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How Would You Do It?

This is a game where young teenagers are given a task to do with random objects. It tries to instil the notion that nothing has one set way to do it.

Photo of Mahboob Rahman
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   This is a game that gives tasks to young teenagers to overcome using objects that may not necessarily seem relevant to the task. It has been designed to give a sense of creativity to them while also reinforcing the notion that there are a number of possibilities to a problem and that no one solution is right. As an incentive, if a person manages to find 3 solutions to one task they then get the option to have an extra object added to the next task they do.

   The game can be played on a social networking site like Facebook because users can share solutions with others and see how other people think. This allows them to see those people that have a similar mind-set. With something in common, it helps the users interact because it seems to lessen the barriers holding them and in turn, making them more confident with sharing with these people they have taken a liking to. When they feel confident enough around others, there is the possibility of doing tougher tasks in groups or against other in a competition.This would help ease a transition of confidence in a virtual sense to confidence in the real world.

   The main idea behind this is to allow the user to use the items in any way they feel.Due to the items being somewhat random, hopefully this game would instil some sense of creativity in the user because there should not be any social constraints on them as there is no right way to do this. Because there is no right way to do this, it should help make the user feel confident in their approach. The inspiration for this kind of thinking came from the idea of the incubator made from car parts. That idea used thinking that was not constrained by the “normal” use of things.

In this challenge, we want to create ideas with young people, not for them. Outline how you’re planning to involve young people or other end-users (parents, teachers, etc) in designing, iterating or testing your idea during the Ideas phase.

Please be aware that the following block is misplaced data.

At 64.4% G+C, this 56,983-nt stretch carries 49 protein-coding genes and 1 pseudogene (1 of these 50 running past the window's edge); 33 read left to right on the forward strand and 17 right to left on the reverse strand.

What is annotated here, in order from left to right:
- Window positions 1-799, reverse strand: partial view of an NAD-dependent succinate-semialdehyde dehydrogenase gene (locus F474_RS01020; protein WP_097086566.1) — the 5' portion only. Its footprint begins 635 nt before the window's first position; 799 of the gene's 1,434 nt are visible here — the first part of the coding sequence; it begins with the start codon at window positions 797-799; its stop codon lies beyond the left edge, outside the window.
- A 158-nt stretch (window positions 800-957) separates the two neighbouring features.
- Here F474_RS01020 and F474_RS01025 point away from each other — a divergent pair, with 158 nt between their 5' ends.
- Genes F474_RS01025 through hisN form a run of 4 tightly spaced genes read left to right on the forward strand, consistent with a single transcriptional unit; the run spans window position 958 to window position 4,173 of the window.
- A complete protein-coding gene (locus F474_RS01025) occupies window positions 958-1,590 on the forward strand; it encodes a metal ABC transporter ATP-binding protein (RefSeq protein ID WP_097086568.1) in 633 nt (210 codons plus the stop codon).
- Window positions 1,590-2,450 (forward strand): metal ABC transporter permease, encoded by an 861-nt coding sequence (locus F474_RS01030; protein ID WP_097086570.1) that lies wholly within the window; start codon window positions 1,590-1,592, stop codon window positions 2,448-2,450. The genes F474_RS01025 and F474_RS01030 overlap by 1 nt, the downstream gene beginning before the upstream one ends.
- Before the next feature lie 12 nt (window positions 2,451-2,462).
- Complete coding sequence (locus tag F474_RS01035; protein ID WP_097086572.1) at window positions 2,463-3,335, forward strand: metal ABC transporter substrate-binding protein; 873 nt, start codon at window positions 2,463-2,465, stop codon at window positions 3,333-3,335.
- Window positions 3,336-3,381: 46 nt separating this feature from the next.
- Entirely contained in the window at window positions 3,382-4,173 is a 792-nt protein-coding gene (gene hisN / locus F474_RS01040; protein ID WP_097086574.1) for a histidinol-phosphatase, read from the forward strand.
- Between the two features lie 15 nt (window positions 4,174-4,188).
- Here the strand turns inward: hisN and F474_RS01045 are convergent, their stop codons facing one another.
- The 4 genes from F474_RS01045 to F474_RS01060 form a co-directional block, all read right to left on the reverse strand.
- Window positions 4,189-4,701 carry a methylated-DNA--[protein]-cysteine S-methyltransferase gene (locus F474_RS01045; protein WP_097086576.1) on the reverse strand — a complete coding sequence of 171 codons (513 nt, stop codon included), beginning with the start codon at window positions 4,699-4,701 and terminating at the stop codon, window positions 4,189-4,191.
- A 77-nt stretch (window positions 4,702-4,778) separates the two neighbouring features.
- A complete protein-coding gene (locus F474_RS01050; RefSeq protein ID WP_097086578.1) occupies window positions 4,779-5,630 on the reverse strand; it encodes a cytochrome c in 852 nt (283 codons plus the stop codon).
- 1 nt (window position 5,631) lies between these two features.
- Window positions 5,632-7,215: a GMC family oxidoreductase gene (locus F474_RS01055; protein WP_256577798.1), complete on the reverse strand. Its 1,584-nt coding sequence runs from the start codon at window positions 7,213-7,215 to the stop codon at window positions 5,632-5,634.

Ideally I would like to test this with young teenagers in year 7 of secondary schools because they are in a relatively new environment and aren't really confident with their peers. I would like to start the test by allowing a class of students to try the tasks themselves to get their creativity going. Once that has been done, the students can split into groups adn work on the tougher tasks together. This would hopefully help them with sharing their ideas to each other and feeling good about them. At the end, they would be given a feedback questionnaire to see what they thought of it and what they liked and didn't like.

How might you envision your idea spreading across geographies or cultures so that it inspires young people around the world to cultivate their creative confidence?

I would hope that people would share it to their friends so the can see it and thus enticing them to join in with the game. Hopefully this would spread around the globe allowing young teens to understand and learn that there are no wrong answers and give them the ability to see that objects can be used in other ways against their traditional ways.

What skills, input or guidance would you like to receive from the OpenIDEO community to help you build out or refine your idea further?

I would like peol,e to look at my idea and see what they feel is missing, or could be changed or any form of constructive criticism really.


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Hi Mahboob, interesting post! Any chance you could find an image to go along with it? Images help grab attention and tell a story with higher impact. You should be able to use the Update Entry button on the right of your post and follow the instructions to add images from there. We know occasionally people have issues uploading images so let us know by hitting the Support tab on the left hand side of most pages of our site if you face any problems. Looking forward to seeing more of your inspiring insights on OpenIDEO. PS- here's some tips on adding visual goodness to your idea:]

Photo of Mahboob Rahman

Thanks for the helpful hint